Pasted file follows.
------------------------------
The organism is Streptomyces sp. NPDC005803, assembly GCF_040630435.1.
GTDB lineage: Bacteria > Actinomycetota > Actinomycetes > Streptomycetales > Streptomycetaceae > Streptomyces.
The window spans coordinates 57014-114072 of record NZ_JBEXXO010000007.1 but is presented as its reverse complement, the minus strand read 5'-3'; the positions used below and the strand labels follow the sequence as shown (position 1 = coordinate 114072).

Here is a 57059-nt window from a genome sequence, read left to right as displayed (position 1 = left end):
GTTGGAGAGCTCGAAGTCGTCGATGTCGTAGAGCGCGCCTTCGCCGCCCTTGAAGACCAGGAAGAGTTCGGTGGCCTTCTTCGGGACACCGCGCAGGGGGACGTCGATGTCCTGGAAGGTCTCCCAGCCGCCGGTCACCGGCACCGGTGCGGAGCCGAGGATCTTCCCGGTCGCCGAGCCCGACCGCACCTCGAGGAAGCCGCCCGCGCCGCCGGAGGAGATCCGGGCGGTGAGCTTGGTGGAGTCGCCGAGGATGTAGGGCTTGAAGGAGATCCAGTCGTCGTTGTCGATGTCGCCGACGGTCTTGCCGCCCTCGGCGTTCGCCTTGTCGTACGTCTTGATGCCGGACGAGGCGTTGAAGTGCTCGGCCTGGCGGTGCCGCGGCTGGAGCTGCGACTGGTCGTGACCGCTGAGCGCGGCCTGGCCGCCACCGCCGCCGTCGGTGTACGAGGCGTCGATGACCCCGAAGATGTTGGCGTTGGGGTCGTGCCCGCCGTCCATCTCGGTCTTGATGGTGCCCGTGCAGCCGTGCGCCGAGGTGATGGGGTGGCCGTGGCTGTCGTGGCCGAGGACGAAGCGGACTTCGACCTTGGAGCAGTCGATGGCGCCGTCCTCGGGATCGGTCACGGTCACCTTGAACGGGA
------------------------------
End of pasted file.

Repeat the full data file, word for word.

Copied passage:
The organism is Streptomyces sp. NPDC005803, assembly GCF_040630435.1.
GTDB lineage: Bacteria > Actinomycetota > Actinomycetes > Streptomycetales > Streptomycetaceae > Streptomyces.
The window spans coordinates 57014-114072 of record NZ_JBEXXO010000007.1 but is presented as its reverse complement, the minus strand read 5'-3'; the positions used below and the strand labels follow the sequence as shown (position 1 = coordinate 114072).

Here is a 57059-nt window from a genome sequence, read left to right as displayed (position 1 = left end):
GTTGGAGAGCTCGAAGTCGTCGATGTCGTAGAGCGCGCCTTCGCCGCCCTTGAAGACCAGGAAGAGTTCGGTGGCCTTCTTCGGGACACCGCGCAGGGGGACGTCGATGTCCTGGAAGGTCTCCCAGCCGCCGGTCACCGGCACCGGTGCGGAGCCGAGGATCTTCCCGGTCGCCGAGCCCGACCGCACCTCGAGGAAGCCGCCCGCGCCGCCGGAGGAGATCCGGGCGGTGAGCTTGGTGGAGTCGCCGAGGATGTAGGGCTTGAAGGAGATCCAGTCGTCGTTGTCGATGTCGCCGACGGTCTTGCCGCCCTCGGCGTTCGCCTTGTCGTACGTCTTGATGCCGGACGAGGCGTTGAAGTGCTCGGCCTGGCGGTGCCGCGGCTGGAGCTGCGACTGGTCGTGACCGCTGAGCGCGGCCTGGCCGCCACCGCCGCCGTCGGTGTACGAGGCGTCGATGACCCCGAAGATGTTGGCGTTGGGGTCGTGCCCGCCGTCCATCTCGGTCTTGATGGTGCCCGTGCAGCCGTGCGCCGAGGTGATGGGGTGGCCGTGGCTGTCGTGGCCGAGGACGAAGCGGACTTCGACCTTGGAGCAGTCGATGGCGCCGTCCTCGGGATCGGTCACGGTCACCTTGAACGGGA